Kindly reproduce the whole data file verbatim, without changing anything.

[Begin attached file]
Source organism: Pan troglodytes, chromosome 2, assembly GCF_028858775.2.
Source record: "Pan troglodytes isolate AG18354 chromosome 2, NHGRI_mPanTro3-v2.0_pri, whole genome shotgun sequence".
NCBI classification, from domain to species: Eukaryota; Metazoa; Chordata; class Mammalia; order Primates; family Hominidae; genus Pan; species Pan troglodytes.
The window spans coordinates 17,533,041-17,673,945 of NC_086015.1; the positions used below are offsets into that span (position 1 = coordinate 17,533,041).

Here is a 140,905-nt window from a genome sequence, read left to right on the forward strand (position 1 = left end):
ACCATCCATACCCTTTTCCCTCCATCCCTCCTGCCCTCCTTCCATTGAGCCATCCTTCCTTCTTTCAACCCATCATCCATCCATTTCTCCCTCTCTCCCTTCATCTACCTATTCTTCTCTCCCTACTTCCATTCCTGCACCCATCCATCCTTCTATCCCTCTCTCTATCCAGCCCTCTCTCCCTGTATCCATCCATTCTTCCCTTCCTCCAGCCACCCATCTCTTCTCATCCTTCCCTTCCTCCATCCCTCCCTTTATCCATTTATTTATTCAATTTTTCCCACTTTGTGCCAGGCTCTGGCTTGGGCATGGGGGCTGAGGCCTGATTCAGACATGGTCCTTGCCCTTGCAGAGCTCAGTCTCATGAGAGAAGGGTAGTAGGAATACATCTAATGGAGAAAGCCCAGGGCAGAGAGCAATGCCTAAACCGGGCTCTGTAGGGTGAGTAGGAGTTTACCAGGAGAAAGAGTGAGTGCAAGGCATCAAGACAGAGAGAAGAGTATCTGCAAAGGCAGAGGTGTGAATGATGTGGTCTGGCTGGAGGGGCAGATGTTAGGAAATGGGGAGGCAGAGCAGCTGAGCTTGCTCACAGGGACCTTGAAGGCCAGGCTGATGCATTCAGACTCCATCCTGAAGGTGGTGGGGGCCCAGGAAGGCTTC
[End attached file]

Source organism: Pan troglodytes, chromosome 2, assembly GCF_028858775.2.
Source record: "Pan troglodytes isolate AG18354 chromosome 2, NHGRI_mPanTro3-v2.0_pri, whole genome shotgun sequence".
NCBI classification, from domain to species: Eukaryota; Metazoa; Chordata; class Mammalia; order Primates; family Hominidae; genus Pan; species Pan troglodytes.
The window spans coordinates 17,533,041-17,673,945 of NC_086015.1; the positions used below are offsets into that span (position 1 = coordinate 17,533,041).

Here is a 140,905-nt window from a genome sequence, read left to right on the forward strand (position 1 = left end):
ACCATCCATACCCTTTTCCCTCCATCCCTCCTGCCCTCCTTCCATTGAGCCATCCTTCCTTCTTTCAACCCATCATCCATCCATTTCTCCCTCTCTCCCTTCATCTACCTATTCTTCTCTCCCTACTTCCATTCCTGCACCCATCCATCCTTCTATCCCTCTCTCTATCCAGCCCTCTCTCCCTGTATCCATCCATTCTTCCCTTCCTCCAGCCACCCATCTCTTCTCATCCTTCCCTTCCTCCATCCCTCCCTTTATCCATTTATTTATTCAATTTTTCCCACTTTGTGCCAGGCTCTGGCTTGGGCATGGGGGCTGAGGCCTGATTCAGACATGGTCCTTGCCCTTGCAGAGCTCAGTCTCATGAGAGAAGGGTAGTAGGAATACATCTAATGGAGAAAGCCCAGGGCAGAGAGCAATGCCTAAACCGGGCTCTGTAGGGTGAGTAGGAGTTTACCAGGAGAAAGAGTGAGTGCAAGGCATCAAGACAGAGAGAAGAGTATCTGCAAAGGCAGAGGTGTGAATGATGTGGTCTGGCTGGAGGGGCAGATGTTAGGAAATGGGGAGGCAGAGCAGCTGAGCTTGCTCACAGGGACCTTGAAGGCCAGGCTGATGCATTCAGACTCCATCCTGAAGGTGGTGGGGGCCCAGGAAGGCTTC